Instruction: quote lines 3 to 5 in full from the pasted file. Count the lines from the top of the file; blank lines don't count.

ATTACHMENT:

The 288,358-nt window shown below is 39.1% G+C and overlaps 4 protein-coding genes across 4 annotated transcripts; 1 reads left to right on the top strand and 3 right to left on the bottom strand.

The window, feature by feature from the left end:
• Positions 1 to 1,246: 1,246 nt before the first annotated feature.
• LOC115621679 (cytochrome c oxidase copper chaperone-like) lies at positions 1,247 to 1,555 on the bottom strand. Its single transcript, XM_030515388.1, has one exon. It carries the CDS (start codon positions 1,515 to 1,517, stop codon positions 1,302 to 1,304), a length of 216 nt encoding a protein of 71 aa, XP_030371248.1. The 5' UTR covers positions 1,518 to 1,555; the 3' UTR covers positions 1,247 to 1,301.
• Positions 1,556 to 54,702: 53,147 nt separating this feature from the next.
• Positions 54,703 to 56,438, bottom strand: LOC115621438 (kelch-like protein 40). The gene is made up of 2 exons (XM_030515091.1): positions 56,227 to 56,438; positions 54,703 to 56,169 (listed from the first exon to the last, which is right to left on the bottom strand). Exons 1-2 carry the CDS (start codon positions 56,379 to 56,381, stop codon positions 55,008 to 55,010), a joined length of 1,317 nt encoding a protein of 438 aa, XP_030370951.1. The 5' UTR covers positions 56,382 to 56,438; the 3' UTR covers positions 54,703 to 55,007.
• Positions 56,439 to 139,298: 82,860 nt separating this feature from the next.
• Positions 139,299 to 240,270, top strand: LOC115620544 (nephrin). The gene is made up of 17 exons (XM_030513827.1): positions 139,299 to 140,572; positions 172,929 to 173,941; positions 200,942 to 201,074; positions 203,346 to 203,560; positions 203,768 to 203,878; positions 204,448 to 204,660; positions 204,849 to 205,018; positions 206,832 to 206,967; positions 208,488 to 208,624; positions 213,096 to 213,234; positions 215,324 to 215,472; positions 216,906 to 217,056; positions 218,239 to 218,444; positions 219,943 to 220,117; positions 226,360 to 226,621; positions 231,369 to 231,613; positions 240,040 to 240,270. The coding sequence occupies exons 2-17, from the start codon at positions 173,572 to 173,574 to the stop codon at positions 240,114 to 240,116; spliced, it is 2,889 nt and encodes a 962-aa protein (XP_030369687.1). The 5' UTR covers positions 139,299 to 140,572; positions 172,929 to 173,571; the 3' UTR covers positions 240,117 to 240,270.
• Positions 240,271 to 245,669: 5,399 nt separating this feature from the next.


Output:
• Positions 1 to 1,246: 1,246 nt before the first annotated feature.
• LOC115621679 (cytochrome c oxidase copper chaperone-like) lies at positions 1,247 to 1,555 on the bottom strand. Its single transcript, XM_030515388.1, has one exon. It carries the CDS (start codon positions 1,515 to 1,517, stop codon positions 1,302 to 1,304), a length of 216 nt encoding a protein of 71 aa, XP_030371248.1. The 5' UTR covers positions 1,518 to 1,555; the 3' UTR covers positions 1,247 to 1,301.
• Positions 1,556 to 54,702: 53,147 nt separating this feature from the next.